‘Gary is pushing a supermarket trolley. He stops to add two rolls of floor cloths to join the long-handled floor sponge already in the trolley. He puts in some floor cleaner, polish and more floor cleaner... He spots an upright dustpan and brush... He drops his car key on the floor… looks around him then brushes the key deftly into the dustpan... He smiles at his great achievement. He walks to the checkout banging a man on the head with the handle of the mop as he passes… He walks on unaware. There should be a sense of humour in the delivery and not all describers will be particularly suited to comedy. During the Audetel trials, the late comedian and broadcaster Willy Rushton was asked to describe the first few minutes of Jacques Tati’s classically whimsical film ‘Monsieur Hulot’s Holiday’, Rushton was given a script but asked to be quite free with his interpretation: [Noise of a car backfiring] ‘Monsieur Hulot, as you may have gathered, has arrived. He lopes in through the door conveniently marked "L’entrée de l’hotel”…’ ‘Now a country road. A small veteran car chugs into view... attached to its right side... one of those butterfly nets, and a fishing rod standing upright like a sort of flag pole... The little car spews out smoke as it splutters along...’ The people who remembered seeing the film, laughed a lot and thought the description excellent. They enjoyed Rushton’s opinionated asides and characteristic comments. Others, who had never seen the film, enjoyed listening to Willie Rushton but not having experienced the visual jokes for themselves, and no film dialogue to vary the rhythm found their interest waning after a while. Rowan Atkinson’s ‘Back to School Mr Bean’ was audio described for the Audetel test transmissions and received a similarly mixed reaction. Comedy that relies entirely on the visual does not seem to engage the visually impaired viewer. ‘Mr Hulot’s Holiday’ belongs to the ‘classic film’ category and therefore there is a stronger case for describing it. Mr Bean, and other totally visually humorous programmes, without a proven comedy writer on hand, may well be an example of a programme that will not be suitable for audio description.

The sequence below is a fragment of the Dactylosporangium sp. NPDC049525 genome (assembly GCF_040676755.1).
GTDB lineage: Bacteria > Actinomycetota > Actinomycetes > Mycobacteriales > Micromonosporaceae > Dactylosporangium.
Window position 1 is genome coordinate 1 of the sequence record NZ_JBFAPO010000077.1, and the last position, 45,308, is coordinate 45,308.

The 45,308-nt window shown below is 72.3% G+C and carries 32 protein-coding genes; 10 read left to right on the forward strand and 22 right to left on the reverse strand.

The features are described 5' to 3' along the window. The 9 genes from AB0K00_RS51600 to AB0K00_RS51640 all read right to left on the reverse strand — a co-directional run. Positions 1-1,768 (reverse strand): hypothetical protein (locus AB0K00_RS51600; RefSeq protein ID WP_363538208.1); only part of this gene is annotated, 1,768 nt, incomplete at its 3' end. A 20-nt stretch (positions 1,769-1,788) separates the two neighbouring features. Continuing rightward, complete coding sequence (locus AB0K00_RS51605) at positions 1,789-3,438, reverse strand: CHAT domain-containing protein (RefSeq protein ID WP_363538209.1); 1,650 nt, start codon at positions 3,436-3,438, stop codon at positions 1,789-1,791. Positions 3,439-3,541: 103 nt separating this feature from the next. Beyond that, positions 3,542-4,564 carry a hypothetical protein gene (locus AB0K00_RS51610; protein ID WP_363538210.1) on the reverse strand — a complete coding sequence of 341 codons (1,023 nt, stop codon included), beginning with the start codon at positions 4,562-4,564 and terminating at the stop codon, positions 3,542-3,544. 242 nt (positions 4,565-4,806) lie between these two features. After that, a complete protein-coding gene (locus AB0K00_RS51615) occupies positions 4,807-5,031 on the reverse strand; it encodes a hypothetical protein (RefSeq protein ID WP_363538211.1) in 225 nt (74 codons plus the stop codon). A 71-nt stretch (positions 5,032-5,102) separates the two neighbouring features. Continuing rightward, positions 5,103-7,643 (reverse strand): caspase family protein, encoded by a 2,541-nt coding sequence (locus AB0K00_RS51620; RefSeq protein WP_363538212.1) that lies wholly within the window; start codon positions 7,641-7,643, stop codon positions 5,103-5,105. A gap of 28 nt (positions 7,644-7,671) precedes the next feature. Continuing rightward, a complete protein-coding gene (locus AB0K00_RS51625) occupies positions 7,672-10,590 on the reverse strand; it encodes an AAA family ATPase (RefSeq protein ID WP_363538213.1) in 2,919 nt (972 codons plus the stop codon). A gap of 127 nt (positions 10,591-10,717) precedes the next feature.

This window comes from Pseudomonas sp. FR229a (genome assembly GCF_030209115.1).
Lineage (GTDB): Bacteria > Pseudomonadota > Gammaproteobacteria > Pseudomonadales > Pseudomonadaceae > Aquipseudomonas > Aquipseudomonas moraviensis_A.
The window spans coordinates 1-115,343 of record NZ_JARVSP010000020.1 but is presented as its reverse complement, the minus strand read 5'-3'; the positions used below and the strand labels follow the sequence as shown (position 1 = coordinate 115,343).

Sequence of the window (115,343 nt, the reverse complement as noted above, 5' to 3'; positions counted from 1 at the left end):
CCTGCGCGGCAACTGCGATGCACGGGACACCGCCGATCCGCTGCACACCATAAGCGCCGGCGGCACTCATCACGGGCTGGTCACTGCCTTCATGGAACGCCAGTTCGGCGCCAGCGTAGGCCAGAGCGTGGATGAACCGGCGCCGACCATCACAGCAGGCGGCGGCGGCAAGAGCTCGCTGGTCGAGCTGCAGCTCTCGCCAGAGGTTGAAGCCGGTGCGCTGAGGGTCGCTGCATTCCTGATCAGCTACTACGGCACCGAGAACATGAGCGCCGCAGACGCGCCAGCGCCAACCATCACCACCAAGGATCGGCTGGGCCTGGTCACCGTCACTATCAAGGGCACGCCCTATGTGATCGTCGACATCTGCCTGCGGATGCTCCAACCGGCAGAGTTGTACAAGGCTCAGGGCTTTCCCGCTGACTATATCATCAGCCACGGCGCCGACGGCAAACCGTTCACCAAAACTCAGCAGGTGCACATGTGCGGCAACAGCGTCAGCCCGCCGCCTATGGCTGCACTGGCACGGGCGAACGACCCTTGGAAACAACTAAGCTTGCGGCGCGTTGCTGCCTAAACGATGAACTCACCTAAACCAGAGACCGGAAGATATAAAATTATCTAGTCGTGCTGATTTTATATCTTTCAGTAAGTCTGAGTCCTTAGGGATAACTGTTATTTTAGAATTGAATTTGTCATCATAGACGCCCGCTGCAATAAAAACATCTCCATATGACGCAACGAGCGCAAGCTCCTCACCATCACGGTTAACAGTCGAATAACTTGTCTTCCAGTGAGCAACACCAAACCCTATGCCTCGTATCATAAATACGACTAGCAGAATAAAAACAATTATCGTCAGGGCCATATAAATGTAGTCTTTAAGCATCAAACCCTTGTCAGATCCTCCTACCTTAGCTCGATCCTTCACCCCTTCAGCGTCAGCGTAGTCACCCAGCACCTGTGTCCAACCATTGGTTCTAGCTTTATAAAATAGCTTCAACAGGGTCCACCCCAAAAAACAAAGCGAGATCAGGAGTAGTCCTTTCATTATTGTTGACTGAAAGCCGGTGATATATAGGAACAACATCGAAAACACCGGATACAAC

4.11 Sexually Explicit or Violent Programmes
Describing sexually explicit material has to be sensitively handled. Just as in works of literary fiction some sex scenes work better than others, the same applies to the audio description of such scenes. If handled insensitively they may be embarrassing, crude or just very dull.
Films on TV are generally shown in one of three slots. If shown at 7.30 pm the film will be most heavily edited, if it contains scenes of sex or violence. The second slot, after the 9.00 pm watershed, will have fewer edits. The late night slot will allow the film to be shown with very few changes, but it is rare for an adult film to be transmitted without some minor alteration. Films on video however, have no such restrictions and describers need to familiarise themselves with these different demands.